Being a unique boundary between land, water, and air, beaches are very dynamic forms of land. Waves continuously operate on the beach, putting beach material into motion. Winds and tides are also important forces acting directly on the beach and causing changes. Also altering the nature of the beach is human interference. Building of breakwaters, piers, jetties, and sea walls can disturb the natural movement of beach material and can cause profound changes.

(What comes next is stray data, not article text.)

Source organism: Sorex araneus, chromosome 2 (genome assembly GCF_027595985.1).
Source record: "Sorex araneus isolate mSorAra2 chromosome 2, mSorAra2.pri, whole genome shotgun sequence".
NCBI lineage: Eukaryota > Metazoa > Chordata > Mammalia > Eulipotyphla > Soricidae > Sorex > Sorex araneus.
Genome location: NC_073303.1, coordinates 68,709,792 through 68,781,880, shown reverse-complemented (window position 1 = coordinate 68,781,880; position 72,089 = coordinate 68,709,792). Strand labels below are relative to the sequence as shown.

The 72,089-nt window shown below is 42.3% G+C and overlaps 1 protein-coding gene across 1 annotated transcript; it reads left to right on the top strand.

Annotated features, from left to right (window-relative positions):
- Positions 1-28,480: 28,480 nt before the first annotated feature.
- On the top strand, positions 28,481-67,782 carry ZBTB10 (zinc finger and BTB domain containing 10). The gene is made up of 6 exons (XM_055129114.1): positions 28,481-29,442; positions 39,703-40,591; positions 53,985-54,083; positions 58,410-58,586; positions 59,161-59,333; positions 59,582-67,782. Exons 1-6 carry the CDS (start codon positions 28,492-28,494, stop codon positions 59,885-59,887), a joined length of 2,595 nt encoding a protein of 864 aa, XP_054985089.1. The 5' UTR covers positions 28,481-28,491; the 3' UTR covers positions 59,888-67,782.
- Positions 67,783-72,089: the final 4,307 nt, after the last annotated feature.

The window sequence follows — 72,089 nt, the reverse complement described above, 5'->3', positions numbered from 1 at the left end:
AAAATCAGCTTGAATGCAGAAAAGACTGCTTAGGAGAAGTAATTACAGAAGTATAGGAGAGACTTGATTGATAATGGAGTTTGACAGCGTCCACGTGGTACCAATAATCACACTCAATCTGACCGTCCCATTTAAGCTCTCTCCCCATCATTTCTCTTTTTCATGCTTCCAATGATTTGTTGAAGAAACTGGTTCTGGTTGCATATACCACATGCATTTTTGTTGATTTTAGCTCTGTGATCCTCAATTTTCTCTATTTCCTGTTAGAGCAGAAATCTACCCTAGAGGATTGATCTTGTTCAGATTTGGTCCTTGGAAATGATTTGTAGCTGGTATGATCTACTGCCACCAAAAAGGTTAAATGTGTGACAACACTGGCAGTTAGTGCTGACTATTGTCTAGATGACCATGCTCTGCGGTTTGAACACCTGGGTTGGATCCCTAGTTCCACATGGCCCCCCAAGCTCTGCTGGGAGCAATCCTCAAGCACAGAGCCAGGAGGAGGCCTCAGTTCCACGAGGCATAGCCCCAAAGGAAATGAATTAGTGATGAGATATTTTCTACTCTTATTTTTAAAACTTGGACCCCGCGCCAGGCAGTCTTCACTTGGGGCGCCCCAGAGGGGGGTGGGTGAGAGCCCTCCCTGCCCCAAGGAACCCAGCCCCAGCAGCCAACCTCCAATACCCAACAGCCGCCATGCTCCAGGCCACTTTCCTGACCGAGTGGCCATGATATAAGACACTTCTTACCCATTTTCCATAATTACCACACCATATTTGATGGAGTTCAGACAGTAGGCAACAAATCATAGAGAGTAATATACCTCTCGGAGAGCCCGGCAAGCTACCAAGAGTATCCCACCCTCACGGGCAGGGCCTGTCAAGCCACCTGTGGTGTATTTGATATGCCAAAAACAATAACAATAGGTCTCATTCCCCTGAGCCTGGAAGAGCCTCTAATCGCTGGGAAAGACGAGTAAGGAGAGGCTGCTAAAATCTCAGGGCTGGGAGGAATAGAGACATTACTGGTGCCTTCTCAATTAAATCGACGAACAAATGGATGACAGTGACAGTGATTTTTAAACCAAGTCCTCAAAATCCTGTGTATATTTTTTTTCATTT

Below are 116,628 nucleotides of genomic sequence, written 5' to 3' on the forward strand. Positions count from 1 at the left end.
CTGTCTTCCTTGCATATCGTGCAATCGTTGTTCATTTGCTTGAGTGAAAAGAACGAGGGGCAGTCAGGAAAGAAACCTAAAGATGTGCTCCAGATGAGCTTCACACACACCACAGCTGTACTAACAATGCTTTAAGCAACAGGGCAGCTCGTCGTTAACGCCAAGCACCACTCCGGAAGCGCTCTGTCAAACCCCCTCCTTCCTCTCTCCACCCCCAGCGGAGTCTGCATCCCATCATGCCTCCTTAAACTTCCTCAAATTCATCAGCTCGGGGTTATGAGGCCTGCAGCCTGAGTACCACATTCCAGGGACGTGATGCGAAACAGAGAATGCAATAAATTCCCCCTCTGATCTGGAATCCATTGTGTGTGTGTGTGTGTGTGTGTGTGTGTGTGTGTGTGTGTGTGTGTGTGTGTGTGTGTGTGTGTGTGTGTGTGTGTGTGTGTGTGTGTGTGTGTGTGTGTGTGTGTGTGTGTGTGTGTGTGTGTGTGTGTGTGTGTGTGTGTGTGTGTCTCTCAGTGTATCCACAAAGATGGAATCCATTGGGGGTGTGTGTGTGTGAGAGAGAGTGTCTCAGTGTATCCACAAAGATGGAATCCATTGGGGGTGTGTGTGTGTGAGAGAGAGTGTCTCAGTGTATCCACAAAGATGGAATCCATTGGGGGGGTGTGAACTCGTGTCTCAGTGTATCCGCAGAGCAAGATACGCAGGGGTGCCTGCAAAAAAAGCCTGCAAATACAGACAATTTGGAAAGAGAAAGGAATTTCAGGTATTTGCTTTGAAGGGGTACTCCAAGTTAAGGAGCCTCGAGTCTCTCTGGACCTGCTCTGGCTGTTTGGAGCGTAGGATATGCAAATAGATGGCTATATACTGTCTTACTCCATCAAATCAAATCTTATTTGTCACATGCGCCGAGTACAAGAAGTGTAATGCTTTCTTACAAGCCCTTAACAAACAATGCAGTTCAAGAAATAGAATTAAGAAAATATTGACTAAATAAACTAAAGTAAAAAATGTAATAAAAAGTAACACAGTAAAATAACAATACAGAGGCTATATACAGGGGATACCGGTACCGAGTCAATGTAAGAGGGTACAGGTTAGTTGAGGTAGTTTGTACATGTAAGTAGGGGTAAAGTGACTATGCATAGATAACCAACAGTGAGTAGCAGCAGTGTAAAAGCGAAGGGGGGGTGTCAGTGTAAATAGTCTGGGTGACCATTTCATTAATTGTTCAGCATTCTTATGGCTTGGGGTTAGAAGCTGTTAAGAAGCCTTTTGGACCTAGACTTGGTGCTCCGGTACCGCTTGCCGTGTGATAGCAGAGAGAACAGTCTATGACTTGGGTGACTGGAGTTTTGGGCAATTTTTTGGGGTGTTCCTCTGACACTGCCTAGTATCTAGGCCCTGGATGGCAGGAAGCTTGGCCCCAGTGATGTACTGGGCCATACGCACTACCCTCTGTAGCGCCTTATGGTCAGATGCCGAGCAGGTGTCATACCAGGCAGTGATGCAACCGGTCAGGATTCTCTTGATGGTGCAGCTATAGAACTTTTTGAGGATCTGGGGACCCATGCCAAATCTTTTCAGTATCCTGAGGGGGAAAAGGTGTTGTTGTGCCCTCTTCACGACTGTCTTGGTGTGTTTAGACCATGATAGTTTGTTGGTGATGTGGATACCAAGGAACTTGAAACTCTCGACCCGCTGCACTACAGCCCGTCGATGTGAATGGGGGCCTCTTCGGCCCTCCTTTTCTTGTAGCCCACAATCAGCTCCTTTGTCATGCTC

During the monsoons, very high waves dissipate their energy, causing beach erosion and damage to nearshore landforms and property. During fair weather, low-energy waves help build up beaches by deposition or accretion of sand. One of the important features of wave action near the shore is the generation of nearshore currents (Fig. 27). These water movements, which can be longshore or offshore, are fundamental to the movement of beach material. Also to be noted is the increased intensity of these currents during the monsoon, which would be hazardous for those who venture into the sea for recreational activities. Strong currents directed towards the sea, perpendicular to shore, are called ‘rip currents’ or ‘killer currents’, and one should be careful of them.